Sunday, November 23, 2014

The Return of the Sleepwalkers

PARIS – On June 28, 1914, Archduke Franz Ferdinand, the heir to the Austro-Hungarian throne, and his wife, Sophie, Duchess of Hohenberg, were murdered in Sarajevo – triggering a series of bad decisions that culminated in World War I. A century later, the world is again roiled by conflict and uncertainty, exemplified in the Middle East, Ukraine, and the East and South China Seas. Can an understanding of the mistakes made in 1914 help the world to avoid another major catastrophe?

To be sure, the global order has changed dramatically over the last hundred years. But the growing sense that we have lost control over history, together with serious doubts about the capabilities and principles of our leaders, lends a certain relevance to the events in Sarajevo in 1914.

Only a year ago, any comparison between the summer of 1914 and today would have seemed artificial. The only parallel that could be drawn was limited to Asia: pundits wondered whether China was gradually becoming the modern equivalent of Germany under Kaiser Wilhelm II, with mounting regional tensions over China’s territorial claims resembling, to some extent, the situation in the Balkans on the eve of WWI.

In the last few months, however, the global context has changed considerably. Given recent developments in the Middle East and Eastern Europe, one could reasonably say that the entire world has come to resemble Europe in 1914.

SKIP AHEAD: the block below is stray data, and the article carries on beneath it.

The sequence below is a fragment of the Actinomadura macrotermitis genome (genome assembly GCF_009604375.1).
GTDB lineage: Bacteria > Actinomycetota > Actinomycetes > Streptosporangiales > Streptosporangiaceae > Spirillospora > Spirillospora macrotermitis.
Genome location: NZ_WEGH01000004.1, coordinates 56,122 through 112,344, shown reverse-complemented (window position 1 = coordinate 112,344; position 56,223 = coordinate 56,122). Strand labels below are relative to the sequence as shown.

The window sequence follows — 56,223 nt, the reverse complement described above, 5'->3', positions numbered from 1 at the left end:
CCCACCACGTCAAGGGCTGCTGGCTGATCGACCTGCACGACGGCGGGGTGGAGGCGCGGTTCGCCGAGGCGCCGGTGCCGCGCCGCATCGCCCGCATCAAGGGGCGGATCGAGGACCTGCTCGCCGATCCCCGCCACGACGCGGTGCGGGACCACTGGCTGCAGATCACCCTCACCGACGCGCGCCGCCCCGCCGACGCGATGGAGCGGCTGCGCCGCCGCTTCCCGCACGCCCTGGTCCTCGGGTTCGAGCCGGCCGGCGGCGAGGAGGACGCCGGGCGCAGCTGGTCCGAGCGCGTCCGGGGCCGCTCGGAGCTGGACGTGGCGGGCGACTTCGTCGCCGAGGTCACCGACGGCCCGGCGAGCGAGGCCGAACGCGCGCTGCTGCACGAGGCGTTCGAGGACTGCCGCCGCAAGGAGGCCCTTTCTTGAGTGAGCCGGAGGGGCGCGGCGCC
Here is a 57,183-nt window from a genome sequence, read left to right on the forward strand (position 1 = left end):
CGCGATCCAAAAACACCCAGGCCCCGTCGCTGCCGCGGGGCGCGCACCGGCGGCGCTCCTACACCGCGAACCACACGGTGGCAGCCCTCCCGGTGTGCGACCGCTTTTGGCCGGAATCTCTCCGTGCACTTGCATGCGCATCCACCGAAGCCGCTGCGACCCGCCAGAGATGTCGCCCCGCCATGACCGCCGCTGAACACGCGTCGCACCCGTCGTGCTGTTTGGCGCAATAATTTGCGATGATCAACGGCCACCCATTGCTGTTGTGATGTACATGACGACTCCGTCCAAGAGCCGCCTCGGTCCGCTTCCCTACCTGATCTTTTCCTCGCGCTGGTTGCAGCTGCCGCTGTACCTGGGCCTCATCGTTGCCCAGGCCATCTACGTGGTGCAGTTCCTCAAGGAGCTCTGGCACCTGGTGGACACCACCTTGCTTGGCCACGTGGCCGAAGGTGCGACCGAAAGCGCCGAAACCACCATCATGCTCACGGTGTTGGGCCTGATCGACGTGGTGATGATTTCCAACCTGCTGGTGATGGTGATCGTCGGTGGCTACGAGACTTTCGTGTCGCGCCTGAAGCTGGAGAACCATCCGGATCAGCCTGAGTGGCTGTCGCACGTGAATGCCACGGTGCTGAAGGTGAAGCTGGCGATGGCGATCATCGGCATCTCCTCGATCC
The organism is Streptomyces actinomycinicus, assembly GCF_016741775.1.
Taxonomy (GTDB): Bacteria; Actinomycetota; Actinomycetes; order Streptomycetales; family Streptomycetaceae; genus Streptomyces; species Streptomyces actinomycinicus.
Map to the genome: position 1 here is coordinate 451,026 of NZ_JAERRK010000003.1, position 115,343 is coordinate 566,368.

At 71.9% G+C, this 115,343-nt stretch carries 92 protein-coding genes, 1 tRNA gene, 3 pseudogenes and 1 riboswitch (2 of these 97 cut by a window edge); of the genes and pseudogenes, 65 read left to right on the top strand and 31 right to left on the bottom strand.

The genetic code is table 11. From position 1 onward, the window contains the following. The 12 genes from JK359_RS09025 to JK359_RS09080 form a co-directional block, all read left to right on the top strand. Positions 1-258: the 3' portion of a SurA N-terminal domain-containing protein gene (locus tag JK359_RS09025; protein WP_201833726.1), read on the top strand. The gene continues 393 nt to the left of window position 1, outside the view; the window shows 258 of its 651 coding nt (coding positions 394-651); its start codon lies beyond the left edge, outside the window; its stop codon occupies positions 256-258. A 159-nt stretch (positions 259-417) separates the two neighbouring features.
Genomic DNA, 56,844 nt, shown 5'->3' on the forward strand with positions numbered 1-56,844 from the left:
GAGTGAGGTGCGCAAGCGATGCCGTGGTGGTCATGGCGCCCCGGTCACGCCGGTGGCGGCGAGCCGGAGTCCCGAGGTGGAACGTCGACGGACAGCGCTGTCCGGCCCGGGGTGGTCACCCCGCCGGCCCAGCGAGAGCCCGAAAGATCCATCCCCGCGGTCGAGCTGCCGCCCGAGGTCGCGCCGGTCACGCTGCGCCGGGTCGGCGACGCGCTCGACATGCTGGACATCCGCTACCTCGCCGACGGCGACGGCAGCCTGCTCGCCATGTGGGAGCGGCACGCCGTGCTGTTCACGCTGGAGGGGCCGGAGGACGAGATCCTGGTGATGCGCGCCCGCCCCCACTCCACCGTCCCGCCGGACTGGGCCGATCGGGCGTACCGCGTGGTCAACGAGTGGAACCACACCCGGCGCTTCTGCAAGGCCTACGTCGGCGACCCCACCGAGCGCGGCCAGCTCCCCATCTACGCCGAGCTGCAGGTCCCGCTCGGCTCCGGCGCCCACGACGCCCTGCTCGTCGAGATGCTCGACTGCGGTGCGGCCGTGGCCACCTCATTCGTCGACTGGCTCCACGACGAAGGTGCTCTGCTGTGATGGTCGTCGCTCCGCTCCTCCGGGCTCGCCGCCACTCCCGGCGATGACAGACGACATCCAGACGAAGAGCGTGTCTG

In fact, the situation today could be considered even more dangerous. After all, a century ago, the world was not haunted by the specter of a nuclear apocalypse. With the instruments of humanity’s collective suicide yet to be invented, war could still be viewed, as the Prussian strategist Carl von Clausewitz famously put it, as “the continuation of politics by other means.”

Nuclear weapons changed everything, with the resulting balance of terror preventing the Cold War’s escalation (despite several near-misses, most notably the 1962 Cuban Missile Crisis). But, over time, so-called “mutual assured destruction” became an increasingly abstract concept.

Iran is now trying to convince the United States that a fundamentalist caliphate stretching from Aleppo to Baghdad poses a far greater threat than nuclear weapons. Ukraine, in its escalating conflict with Russia, seems most concerned about an energy embargo, not Russia’s nuclear arsenal. Even Japan – the only country to have experienced a nuclear attack firsthand – seems indifferent to China’s possession of nuclear weapons, as it assumes an assertive posture toward its increasingly powerful neighbor.